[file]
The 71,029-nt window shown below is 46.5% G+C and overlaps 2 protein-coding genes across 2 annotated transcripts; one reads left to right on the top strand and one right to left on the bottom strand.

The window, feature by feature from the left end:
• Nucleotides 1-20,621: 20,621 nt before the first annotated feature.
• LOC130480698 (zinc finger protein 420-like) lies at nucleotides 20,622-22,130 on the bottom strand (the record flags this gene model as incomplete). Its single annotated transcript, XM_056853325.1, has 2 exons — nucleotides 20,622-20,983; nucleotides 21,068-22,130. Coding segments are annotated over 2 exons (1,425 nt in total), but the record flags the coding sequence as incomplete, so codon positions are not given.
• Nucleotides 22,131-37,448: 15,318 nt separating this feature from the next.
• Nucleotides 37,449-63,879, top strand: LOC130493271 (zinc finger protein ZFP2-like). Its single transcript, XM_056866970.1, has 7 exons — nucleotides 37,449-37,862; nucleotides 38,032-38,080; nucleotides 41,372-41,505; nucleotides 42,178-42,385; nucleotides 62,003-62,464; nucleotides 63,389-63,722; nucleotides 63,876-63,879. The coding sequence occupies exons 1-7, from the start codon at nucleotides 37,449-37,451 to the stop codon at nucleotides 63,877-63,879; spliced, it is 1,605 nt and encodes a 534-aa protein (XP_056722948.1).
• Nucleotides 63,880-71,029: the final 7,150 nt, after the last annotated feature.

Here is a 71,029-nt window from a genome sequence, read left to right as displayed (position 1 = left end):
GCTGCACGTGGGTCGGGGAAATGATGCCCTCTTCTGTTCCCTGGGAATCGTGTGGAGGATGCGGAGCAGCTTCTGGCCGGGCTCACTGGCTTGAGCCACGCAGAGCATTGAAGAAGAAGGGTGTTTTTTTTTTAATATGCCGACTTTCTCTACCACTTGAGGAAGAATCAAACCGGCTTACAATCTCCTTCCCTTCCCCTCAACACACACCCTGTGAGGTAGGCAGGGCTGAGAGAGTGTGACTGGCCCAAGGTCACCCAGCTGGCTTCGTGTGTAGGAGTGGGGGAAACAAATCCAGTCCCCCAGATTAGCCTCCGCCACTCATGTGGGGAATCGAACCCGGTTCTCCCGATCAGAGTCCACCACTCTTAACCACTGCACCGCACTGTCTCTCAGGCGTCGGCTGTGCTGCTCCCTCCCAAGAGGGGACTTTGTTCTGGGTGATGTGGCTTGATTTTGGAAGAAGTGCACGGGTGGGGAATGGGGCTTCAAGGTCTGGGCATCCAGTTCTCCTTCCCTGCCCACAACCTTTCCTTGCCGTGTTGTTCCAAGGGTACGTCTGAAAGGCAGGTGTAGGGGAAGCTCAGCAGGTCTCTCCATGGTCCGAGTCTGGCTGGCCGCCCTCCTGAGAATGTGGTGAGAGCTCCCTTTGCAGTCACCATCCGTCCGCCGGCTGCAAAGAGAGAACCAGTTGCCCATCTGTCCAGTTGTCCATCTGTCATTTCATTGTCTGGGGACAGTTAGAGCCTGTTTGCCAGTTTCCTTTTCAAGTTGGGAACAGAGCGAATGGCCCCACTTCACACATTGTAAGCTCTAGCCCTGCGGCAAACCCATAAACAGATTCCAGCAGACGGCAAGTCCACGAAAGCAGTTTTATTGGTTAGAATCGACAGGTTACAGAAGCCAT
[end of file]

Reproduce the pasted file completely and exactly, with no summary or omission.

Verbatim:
The 71,029-nt window shown below is 46.5% G+C and overlaps 2 protein-coding genes across 2 annotated transcripts; one reads left to right on the top strand and one right to left on the bottom strand.

The window, feature by feature from the left end:
• Nucleotides 1-20,621: 20,621 nt before the first annotated feature.
• LOC130480698 (zinc finger protein 420-like) lies at nucleotides 20,622-22,130 on the bottom strand (the record flags this gene model as incomplete). Its single annotated transcript, XM_056853325.1, has 2 exons — nucleotides 20,622-20,983; nucleotides 21,068-22,130. Coding segments are annotated over 2 exons (1,425 nt in total), but the record flags the coding sequence as incomplete, so codon positions are not given.
• Nucleotides 22,131-37,448: 15,318 nt separating this feature from the next.
• Nucleotides 37,449-63,879, top strand: LOC130493271 (zinc finger protein ZFP2-like). Its single transcript, XM_056866970.1, has 7 exons — nucleotides 37,449-37,862; nucleotides 38,032-38,080; nucleotides 41,372-41,505; nucleotides 42,178-42,385; nucleotides 62,003-62,464; nucleotides 63,389-63,722; nucleotides 63,876-63,879. The coding sequence occupies exons 1-7, from the start codon at nucleotides 37,449-37,451 to the stop codon at nucleotides 63,877-63,879; spliced, it is 1,605 nt and encodes a 534-aa protein (XP_056722948.1).
• Nucleotides 63,880-71,029: the final 7,150 nt, after the last annotated feature.

Here is a 71,029-nt window from a genome sequence, read left to right as displayed (position 1 = left end):
GCTGCACGTGGGTCGGGGAAATGATGCCCTCTTCTGTTCCCTGGGAATCGTGTGGAGGATGCGGAGCAGCTTCTGGCCGGGCTCACTGGCTTGAGCCACGCAGAGCATTGAAGAAGAAGGGTGTTTTTTTTTTAATATGCCGACTTTCTCTACCACTTGAGGAAGAATCAAACCGGCTTACAATCTCCTTCCCTTCCCCTCAACACACACCCTGTGAGGTAGGCAGGGCTGAGAGAGTGTGACTGGCCCAAGGTCACCCAGCTGGCTTCGTGTGTAGGAGTGGGGGAAACAAATCCAGTCCCCCAGATTAGCCTCCGCCACTCATGTGGGGAATCGAACCCGGTTCTCCCGATCAGAGTCCACCACTCTTAACCACTGCACCGCACTGTCTCTCAGGCGTCGGCTGTGCTGCTCCCTCCCAAGAGGGGACTTTGTTCTGGGTGATGTGGCTTGATTTTGGAAGAAGTGCACGGGTGGGGAATGGGGCTTCAAGGTCTGGGCATCCAGTTCTCCTTCCCTGCCCACAACCTTTCCTTGCCGTGTTGTTCCAAGGGTACGTCTGAAAGGCAGGTGTAGGGGAAGCTCAGCAGGTCTCTCCATGGTCCGAGTCTGGCTGGCCGCCCTCCTGAGAATGTGGTGAGAGCTCCCTTTGCAGTCACCATCCGTCCGCCGGCTGCAAAGAGAGAACCAGTTGCCCATCTGTCCAGTTGTCCATCTGTCATTTCATTGTCTGGGGACAGTTAGAGCCTGTTTGCCAGTTTCCTTTTCAAGTTGGGAACAGAGCGAATGGCCCCACTTCACACATTGTAAGCTCTAGCCCTGCGGCAAACCCATAAACAGATTCCAGCAGACGGCAAGTCCACGAAAGCAGTTTTATTGGTTAGAATCGACAGGTTACAGAAGCCAT